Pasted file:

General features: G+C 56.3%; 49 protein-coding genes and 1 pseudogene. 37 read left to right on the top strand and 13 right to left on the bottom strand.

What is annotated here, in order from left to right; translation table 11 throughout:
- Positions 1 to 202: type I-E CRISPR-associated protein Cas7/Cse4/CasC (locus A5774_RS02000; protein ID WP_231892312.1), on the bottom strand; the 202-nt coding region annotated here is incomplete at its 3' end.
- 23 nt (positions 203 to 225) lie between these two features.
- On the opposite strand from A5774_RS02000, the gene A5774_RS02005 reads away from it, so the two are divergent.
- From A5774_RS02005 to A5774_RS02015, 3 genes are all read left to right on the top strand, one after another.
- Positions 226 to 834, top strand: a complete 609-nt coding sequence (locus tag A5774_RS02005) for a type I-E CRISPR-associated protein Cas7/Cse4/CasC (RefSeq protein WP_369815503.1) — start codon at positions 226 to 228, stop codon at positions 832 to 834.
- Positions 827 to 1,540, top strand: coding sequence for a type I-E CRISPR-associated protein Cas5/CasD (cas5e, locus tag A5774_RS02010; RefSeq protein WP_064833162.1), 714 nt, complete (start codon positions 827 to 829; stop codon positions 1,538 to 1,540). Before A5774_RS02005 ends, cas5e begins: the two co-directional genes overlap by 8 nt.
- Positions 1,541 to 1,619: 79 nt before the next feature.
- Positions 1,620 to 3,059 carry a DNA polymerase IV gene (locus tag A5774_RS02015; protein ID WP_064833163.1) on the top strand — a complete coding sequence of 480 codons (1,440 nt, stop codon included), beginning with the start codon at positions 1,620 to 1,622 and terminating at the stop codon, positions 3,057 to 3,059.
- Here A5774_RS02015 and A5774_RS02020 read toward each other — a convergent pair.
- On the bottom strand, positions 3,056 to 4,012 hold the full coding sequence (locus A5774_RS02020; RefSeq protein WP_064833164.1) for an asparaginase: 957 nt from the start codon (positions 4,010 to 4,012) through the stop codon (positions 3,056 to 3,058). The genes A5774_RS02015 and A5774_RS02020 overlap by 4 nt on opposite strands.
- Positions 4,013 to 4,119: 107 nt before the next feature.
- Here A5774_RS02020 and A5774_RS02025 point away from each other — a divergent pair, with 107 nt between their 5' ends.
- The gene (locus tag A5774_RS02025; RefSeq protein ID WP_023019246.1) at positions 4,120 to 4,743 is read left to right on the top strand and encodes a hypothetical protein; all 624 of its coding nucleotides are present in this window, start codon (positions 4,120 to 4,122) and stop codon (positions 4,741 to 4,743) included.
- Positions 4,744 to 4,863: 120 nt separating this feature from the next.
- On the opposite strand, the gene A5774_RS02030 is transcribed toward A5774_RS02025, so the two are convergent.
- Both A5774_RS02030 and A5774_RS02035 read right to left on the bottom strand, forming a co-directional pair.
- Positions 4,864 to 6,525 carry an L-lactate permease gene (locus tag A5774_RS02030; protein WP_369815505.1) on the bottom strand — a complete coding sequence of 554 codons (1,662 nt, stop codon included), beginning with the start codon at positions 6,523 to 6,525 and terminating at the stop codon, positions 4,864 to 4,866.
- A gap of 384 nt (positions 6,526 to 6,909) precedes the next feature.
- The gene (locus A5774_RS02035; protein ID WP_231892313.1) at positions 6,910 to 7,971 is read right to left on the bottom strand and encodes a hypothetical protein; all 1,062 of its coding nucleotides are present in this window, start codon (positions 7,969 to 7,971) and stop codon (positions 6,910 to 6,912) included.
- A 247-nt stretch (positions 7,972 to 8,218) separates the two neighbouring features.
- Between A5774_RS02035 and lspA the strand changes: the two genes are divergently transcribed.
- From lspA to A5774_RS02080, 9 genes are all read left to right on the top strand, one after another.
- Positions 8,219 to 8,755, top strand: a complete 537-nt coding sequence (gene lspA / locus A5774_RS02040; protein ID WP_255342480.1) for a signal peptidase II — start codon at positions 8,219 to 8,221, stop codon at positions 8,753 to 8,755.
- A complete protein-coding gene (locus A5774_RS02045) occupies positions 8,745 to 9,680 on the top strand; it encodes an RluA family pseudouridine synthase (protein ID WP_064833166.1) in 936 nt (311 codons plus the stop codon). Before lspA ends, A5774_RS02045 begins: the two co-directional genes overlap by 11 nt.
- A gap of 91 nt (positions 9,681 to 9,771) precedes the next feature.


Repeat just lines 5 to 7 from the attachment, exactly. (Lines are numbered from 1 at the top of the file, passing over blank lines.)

- On the opposite strand from A5774_RS02000, the gene A5774_RS02005 reads away from it, so the two are divergent.
- From A5774_RS02005 to A5774_RS02015, 3 genes are all read left to right on the top strand, one after another.
- Positions 226 to 834, top strand: a complete 609-nt coding sequence (locus tag A5774_RS02005) for a type I-E CRISPR-associated protein Cas7/Cse4/CasC (RefSeq protein WP_369815503.1) — start codon at positions 226 to 228, stop codon at positions 832 to 834.